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Everything Is Wonderful
Cover of Everything Is Wonderful
Everything Is Wonderful
Memories of a Collective Farm in Estonia

"Pages of dreamlike prose explore Estonia's terrible Nazi-Soviet past, the trauma of dictatorship, and how memory processes that trauma" (The Financial Times).

A Times Literary Supplement Best Book of the Year

Just like it was taken for granted that houses could be abandoned and slowly decay, so it was taken for granted that people died in prisons, and that it was possible that no-one would really ever know the cause of death. This is the nature of totalitarianism . . .

In the early 1990s, after the collapse of the USSR, Sigrid Rausing completed her anthropological fieldwork on the peninsula of Noarootsi, a former Soviet border protection zone in Estonia. Abandoned watch towers dotted the coast line, and the huge fields of the Lenin collective farm were lying fallow, waiting for claims from former owners who had fled war and Soviet and Nazi occupation.

Rausing's conversations with the local people touched on many subjects: the economic privations of post-Soviet existence, the bewildering influx of western products, and the Swedish background of many of them. In Everything Is Wonderful Rausing reflects on history, political repression, and the story of the minority Swedes in the area. Here she tells her story of what she observed as she lived and worked among the villagers—witnessing their transition from repression to freedom, and from Soviet neglect to post-Soviet austerity.

"A delicate, precise, and richly informative memoir of a forgotten Europe and a vanished world." —Timothy Garton Ash

"Pages of dreamlike prose explore Estonia's terrible Nazi-Soviet past, the trauma of dictatorship, and how memory processes that trauma" (The Financial Times).

A Times Literary Supplement Best Book of the Year

Just like it was taken for granted that houses could be abandoned and slowly decay, so it was taken for granted that people died in prisons, and that it was possible that no-one would really ever know the cause of death. This is the nature of totalitarianism . . .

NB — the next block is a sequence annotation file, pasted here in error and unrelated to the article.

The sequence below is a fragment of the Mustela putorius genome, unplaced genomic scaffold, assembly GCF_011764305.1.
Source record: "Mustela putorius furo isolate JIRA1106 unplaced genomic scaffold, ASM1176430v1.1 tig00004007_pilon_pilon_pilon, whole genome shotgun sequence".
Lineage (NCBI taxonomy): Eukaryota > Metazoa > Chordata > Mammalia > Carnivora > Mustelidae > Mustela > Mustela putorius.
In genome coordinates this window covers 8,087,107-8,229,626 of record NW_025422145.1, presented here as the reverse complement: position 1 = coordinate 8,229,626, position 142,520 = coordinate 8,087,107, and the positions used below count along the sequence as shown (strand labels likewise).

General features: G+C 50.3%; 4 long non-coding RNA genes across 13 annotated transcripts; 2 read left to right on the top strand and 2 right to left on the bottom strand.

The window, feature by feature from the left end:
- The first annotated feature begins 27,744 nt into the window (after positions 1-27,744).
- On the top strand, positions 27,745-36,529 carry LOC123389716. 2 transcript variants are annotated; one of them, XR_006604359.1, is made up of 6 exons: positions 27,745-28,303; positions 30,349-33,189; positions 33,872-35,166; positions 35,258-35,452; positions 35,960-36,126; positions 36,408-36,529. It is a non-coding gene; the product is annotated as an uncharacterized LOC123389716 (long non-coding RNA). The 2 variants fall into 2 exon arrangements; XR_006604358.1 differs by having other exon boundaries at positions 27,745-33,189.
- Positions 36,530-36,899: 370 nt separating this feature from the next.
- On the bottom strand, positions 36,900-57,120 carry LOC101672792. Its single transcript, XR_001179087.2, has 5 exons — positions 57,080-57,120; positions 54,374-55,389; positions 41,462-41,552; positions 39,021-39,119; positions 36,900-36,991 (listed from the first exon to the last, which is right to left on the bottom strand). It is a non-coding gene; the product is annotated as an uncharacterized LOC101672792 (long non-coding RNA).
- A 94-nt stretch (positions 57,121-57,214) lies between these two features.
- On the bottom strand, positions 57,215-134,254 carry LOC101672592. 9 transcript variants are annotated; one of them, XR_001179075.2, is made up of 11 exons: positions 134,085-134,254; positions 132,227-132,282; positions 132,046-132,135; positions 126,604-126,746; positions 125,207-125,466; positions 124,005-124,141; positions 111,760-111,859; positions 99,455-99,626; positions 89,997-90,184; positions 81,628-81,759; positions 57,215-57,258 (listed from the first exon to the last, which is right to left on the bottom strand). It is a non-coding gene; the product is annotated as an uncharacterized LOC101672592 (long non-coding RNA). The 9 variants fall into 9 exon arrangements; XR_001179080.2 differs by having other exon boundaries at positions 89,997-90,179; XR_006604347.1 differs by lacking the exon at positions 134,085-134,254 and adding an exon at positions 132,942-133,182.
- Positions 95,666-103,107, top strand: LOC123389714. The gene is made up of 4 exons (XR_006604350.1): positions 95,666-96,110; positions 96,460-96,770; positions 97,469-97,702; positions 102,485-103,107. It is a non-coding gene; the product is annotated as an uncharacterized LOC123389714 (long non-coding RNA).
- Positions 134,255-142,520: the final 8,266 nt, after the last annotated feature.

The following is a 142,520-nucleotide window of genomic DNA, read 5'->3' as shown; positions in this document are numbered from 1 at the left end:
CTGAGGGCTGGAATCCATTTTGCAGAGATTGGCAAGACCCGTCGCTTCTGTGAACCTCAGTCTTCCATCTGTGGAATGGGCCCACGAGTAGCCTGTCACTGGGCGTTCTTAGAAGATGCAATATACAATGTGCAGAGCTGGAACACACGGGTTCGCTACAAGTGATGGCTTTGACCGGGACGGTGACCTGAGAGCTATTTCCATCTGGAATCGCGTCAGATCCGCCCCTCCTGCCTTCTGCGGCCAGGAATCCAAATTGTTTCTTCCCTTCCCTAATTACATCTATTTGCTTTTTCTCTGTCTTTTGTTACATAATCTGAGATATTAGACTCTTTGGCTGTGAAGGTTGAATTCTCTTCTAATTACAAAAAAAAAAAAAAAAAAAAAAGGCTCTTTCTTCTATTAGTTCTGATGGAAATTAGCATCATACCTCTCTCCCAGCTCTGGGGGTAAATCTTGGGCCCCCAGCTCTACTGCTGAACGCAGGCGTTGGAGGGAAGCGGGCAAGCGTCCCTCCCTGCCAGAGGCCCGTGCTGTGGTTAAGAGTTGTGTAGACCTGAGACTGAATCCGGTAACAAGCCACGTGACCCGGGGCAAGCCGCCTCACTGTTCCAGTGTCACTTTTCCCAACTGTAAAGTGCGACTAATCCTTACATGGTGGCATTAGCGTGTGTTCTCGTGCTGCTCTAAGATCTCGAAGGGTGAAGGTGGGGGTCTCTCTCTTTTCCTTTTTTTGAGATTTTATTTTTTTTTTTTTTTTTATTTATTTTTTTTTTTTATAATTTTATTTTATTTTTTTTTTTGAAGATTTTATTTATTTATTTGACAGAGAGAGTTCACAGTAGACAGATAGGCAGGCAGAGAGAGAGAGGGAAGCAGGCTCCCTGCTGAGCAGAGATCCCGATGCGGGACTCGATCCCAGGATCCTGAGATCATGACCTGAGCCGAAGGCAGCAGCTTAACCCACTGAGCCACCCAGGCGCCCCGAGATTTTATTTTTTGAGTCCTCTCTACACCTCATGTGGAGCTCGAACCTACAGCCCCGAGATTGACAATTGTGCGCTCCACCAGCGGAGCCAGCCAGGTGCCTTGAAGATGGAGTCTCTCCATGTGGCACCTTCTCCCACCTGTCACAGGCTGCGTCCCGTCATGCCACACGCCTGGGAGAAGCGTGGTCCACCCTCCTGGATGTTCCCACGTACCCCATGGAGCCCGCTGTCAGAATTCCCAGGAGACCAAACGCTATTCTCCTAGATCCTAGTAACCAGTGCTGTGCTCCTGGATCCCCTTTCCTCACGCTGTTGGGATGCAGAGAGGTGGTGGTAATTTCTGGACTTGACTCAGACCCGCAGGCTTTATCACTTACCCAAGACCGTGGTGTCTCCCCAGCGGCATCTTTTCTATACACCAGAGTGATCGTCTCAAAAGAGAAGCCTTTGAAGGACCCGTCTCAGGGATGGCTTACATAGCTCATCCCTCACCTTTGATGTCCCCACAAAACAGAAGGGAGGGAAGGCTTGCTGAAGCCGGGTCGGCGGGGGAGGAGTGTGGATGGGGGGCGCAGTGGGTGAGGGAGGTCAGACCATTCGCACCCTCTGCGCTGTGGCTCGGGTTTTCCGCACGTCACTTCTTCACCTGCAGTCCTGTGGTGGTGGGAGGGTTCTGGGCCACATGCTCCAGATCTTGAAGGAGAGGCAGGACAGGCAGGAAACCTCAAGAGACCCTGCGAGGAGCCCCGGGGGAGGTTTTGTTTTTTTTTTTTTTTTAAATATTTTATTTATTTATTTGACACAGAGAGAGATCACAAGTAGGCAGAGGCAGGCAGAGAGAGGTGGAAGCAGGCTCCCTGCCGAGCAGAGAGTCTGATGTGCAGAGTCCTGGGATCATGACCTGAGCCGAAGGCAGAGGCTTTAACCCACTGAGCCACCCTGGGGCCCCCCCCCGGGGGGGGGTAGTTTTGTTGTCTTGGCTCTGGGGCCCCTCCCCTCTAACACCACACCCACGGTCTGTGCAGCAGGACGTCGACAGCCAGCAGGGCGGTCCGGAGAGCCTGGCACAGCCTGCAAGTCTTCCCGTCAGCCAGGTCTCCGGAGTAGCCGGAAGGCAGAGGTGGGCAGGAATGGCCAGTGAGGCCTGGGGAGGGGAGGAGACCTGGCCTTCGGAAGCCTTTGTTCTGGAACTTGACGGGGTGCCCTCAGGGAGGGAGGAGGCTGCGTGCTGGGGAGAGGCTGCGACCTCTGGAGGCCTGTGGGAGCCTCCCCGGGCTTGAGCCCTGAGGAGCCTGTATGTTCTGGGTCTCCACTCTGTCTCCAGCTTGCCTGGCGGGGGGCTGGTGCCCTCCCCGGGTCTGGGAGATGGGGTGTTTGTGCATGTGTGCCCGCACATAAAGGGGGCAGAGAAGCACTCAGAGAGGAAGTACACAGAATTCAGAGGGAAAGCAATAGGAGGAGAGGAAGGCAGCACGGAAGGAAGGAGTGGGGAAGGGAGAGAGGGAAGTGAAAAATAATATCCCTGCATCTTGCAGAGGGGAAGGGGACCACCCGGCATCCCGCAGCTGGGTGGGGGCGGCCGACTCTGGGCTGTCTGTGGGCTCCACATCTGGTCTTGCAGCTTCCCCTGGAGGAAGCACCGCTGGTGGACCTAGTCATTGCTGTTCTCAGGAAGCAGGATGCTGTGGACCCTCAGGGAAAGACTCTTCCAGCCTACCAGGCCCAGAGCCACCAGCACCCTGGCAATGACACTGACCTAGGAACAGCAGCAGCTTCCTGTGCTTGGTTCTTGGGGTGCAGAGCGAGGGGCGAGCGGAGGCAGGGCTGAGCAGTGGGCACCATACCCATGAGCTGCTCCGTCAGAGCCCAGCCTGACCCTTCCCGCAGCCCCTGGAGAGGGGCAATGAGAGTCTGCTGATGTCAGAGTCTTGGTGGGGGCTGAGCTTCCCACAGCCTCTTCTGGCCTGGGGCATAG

In the early 1990s, after the collapse of the USSR, Sigrid Rausing completed her anthropological fieldwork on the peninsula of Noarootsi, a former Soviet border protection zone in Estonia. Abandoned watch towers dotted the coast line, and the huge fields of the Lenin collective farm were lying fallow, waiting for claims from former owners who had fled war and Soviet and Nazi occupation.

Rausing's conversations with the local people touched on many subjects: the economic privations of post-Soviet existence, the bewildering influx of western products, and the Swedish background of many of them. In Everything Is Wonderful Rausing reflects on history, political repression, and the story of the minority Swedes in the area. Here she tells her story of what she observed as she lived and worked among the villagers—witnessing their transition from repression to freedom, and from Soviet neglect to post-Soviet austerity.

"A delicate, precise, and richly informative memoir of a forgotten Europe and a vanished world." —Timothy Garton Ash

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About the Author-
  • In 1993-94 Sigrid Rausing completed her anthropological fieldwork on the peninsula of Noarootsi, a former Soviet border protection zone in Estonia. Abandoned watch towers dotted the coast line, and the huge fields of the Lenin collective farm were lying fallow, waiting for claims from former owners, fleeing war and Soviet and Nazi occupation. Rausing's conversations with the local people touched on many subjects: the economic privations of post-Soviet existence, the bewildering influx of western products, and the Swedish background of many of them. In Everything Is Wonderful Rausing reflects on history, political repression, and the story of the minority Swedes in the area. She lived and worked amongst the villagers, witnessing their transition from repression to freedom, and from Soviet neglect to post-Soviet austerity.

Reviews-
  • Publisher's Weekly

    November 11, 2013
    In an evocative companion work to her previously published Ph.D. dissertation in social anthropology, History, Memory, Identity in Post-Soviet Estonia, Rausing, the head of a philanthropy trust in her name and now owner of Granta magazine and Granta Books, returns to the year of her field research in poverty-stricken Estonia. Swedish-born, schooled in England, Rausing homed in on the Noarootsi peninsula for her anthropological fieldwork in 1993 because of its large Swedish population before World War II: in 1944 most of the Swedes left, while the remaining villagers found themselves in to a Soviet military garrison inside a welfare state; after Estonian independence in 1991 the economy collapsed, and by 1993, the year Rausing resided in Purksi and worked as an English teacher, the whole area was depopulated, ravaged by alcoholism and lack of opportunity. With a keen, level eye, Rausing reconstructs the blasted landscape of abandoned farmhouses and watchtowers, the truculent personalities of the locals, including her louche drunken landlord Toivo, and the terrible scars of history. Gradually, as she expresses in this engaging book, Rausing began to feel at home, reminded of her own childhood in Sweden, warmed by the peacefulness of the place, as it was inevitably drifting toward the wider globalized culture, a fragile “society in transition.”